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Gap between Arab, Western media overstated – conference

BBC Monitoring

Analysis by Amani Soliman of BBC Monitoring on 16 May

    The "gap" between pan-Arab and Western media in reporting on key Middle East issues such as Iraq and the Palestinian-Israeli conflict was closely scrutinized at a conference in London this week.

    Arab and Western journalists working in media outlets across the world gathered at the School of Oriental and African Studies on 14 May. They debated the increasingly central role the media is playing in conflicts in the Middle East, and the disparities between Western and Arab media coverage.


Iraq dominates

    During a session entitled "The way to save Iraq is for US and UK troops to leave", Jonathan Steele of the Guardian disagreed with Anne Leslie from the Daily Mail over whether the Iraqis approved of the invasion of their country by "foreign troops".

    Steele, who has recently returned from a visit to Iraq, said: "There is no way Arabs and Iraqis could have welcomed the invasion of Iraq."

    "Unless there is a specific timetable set for the withdrawal of the US and UK troops, the situation will never end peacefully in Iraq," he added.

    Questions were raised over whether the presence of the US and UK troops was fuelling the violence in Iraq. Omayma Abd-al-Latif, from the Carnegie Centre for International Peace, said that the Iraqi parties who want the troops to remain in Iraq have no influence on the escalating violence.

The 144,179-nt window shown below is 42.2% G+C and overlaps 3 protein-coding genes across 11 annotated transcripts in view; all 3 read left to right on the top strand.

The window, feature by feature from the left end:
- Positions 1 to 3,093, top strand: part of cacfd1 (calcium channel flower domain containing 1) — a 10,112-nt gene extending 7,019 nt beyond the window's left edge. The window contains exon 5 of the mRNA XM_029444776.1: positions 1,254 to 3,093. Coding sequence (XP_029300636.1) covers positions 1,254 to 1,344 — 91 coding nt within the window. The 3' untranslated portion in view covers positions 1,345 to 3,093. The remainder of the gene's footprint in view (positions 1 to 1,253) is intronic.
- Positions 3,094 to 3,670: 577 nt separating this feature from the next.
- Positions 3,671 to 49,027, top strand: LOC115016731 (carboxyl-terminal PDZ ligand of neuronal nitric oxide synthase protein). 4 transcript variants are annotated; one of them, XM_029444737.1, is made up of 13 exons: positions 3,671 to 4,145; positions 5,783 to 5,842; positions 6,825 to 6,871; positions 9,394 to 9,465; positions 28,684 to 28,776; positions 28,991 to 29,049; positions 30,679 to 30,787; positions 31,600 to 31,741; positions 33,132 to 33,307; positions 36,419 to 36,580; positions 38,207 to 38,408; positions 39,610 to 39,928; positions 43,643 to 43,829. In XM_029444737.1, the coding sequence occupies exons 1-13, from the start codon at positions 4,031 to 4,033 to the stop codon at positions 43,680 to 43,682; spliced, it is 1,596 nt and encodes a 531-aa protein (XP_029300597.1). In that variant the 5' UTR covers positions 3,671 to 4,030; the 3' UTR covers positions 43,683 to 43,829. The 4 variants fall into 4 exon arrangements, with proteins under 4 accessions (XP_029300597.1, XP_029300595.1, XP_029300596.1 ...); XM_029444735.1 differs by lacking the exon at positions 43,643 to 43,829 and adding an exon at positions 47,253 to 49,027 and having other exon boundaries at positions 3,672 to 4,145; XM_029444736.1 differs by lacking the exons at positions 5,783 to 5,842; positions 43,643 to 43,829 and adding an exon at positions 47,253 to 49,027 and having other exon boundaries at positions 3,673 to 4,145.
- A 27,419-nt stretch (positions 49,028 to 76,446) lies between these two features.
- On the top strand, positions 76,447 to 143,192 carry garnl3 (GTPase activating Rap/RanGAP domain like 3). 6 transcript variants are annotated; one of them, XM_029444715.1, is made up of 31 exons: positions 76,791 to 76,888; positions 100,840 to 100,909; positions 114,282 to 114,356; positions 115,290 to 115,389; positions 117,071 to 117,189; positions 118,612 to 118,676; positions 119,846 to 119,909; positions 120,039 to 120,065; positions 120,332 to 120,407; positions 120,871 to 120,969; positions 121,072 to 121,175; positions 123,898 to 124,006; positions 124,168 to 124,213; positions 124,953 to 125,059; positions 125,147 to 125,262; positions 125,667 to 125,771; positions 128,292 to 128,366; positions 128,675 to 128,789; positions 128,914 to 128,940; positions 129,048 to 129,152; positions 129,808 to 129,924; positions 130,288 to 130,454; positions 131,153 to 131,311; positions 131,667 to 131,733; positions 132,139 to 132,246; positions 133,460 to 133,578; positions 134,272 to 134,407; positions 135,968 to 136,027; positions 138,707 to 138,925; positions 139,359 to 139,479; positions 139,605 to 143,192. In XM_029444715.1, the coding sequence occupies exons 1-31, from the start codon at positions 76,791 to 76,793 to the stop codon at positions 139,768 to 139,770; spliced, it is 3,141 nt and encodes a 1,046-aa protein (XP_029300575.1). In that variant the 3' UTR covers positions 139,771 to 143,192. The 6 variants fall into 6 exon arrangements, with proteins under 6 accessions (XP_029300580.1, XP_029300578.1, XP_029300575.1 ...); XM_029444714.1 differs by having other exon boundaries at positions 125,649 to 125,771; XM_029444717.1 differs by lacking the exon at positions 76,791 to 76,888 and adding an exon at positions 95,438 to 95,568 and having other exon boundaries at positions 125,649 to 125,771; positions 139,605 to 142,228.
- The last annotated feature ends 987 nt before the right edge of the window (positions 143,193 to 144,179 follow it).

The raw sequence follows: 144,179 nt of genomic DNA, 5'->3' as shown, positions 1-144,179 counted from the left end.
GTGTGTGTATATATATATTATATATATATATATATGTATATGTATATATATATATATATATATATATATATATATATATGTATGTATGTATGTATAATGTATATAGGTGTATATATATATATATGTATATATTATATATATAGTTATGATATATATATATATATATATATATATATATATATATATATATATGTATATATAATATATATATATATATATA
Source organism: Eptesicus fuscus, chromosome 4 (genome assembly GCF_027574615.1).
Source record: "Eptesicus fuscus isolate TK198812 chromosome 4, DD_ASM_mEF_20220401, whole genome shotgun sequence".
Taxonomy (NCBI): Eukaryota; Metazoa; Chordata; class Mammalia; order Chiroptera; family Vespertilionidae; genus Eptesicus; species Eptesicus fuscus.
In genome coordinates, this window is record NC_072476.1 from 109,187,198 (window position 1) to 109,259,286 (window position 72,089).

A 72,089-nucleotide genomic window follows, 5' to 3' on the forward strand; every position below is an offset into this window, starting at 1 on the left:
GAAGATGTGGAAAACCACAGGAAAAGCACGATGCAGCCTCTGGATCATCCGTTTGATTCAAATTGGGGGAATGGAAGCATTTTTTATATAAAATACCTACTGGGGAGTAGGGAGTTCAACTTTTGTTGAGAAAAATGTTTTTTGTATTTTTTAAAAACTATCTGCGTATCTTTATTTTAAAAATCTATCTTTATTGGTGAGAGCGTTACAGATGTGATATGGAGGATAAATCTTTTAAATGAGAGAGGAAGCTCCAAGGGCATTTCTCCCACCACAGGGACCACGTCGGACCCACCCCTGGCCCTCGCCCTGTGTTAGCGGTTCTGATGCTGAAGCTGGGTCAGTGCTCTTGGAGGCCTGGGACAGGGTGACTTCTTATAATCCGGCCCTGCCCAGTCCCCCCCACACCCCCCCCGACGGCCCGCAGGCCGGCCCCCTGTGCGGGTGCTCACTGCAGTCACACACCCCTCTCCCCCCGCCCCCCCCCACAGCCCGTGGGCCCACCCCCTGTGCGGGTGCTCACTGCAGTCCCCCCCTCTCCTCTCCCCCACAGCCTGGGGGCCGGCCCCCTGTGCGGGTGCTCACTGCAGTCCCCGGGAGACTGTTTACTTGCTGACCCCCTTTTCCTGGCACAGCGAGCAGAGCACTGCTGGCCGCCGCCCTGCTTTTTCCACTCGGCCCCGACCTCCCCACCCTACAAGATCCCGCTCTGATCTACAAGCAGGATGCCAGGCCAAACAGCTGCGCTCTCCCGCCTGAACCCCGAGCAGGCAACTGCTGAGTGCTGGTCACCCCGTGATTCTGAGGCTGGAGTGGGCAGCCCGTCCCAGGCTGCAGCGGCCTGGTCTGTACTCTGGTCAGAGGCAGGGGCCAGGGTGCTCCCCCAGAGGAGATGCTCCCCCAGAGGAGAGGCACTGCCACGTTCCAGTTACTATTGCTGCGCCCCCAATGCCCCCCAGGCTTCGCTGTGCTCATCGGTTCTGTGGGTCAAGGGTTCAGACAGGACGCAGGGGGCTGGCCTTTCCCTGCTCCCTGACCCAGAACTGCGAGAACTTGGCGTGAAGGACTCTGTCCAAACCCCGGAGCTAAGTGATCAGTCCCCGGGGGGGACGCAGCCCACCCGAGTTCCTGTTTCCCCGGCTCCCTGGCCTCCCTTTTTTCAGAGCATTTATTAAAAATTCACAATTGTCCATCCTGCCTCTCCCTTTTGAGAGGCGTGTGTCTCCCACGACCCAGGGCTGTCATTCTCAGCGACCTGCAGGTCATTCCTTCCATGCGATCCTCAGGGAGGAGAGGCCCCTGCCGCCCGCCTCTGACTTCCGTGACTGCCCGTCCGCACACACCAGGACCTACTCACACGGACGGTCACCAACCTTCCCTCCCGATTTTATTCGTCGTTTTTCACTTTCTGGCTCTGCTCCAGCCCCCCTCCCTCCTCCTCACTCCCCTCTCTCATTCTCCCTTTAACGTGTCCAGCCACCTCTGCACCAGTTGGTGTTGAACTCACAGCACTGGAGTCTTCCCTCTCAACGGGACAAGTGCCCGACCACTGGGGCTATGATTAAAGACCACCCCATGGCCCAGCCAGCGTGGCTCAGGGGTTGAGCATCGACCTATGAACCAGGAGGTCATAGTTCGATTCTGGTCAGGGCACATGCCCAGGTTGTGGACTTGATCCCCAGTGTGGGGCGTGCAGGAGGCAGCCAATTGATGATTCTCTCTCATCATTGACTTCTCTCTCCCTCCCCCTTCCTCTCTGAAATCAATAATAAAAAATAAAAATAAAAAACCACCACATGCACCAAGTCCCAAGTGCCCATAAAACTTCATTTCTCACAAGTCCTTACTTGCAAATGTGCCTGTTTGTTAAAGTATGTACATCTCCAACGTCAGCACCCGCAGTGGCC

Pressures from domestic public opinion in both the UK and the US would eventually force the troops to be withdrawn from Iraq, the panel agreed, as Iraq remains the top election item for the leaders of these countries.

    The debate concluded that the coverage of Iraq in Arab and Western media was determined by the different agendas and the political affiliations of the financiers of the outlets.


Degrees of freedom

    The different degrees of freedom of expression or the lack of it in Western and Arab countries and the impact on media performance emerged as a contentious issue.

    Stephen Grey, a British freelance journalist, told the gathering of the difficulties he had faced in finding funding in the UK for a book he recently wrote on "extraordinary rendition".

    He said that he eventually had to fund it himself, "despite being in a Western country which enjoys freedom of expression." He added that while researching the book in Egypt and Syria, he had faced many challenges.

    Sharon Schmickle from the Minneapolis Star Tribune said that in the US, journalists had to "struggle to reach the bottom line."

    She commented: "Unlike the Arab press, in the US we have hyper-local coverage; we are going local rather than global."

    There was consensus that all over the world, it was becoming more difficult for journalists to do their jobs with no restrictions. However, in the West it was more a case of self-censorship than government-imposed controls.

    Source: BBC Monitoring research 16 May 07



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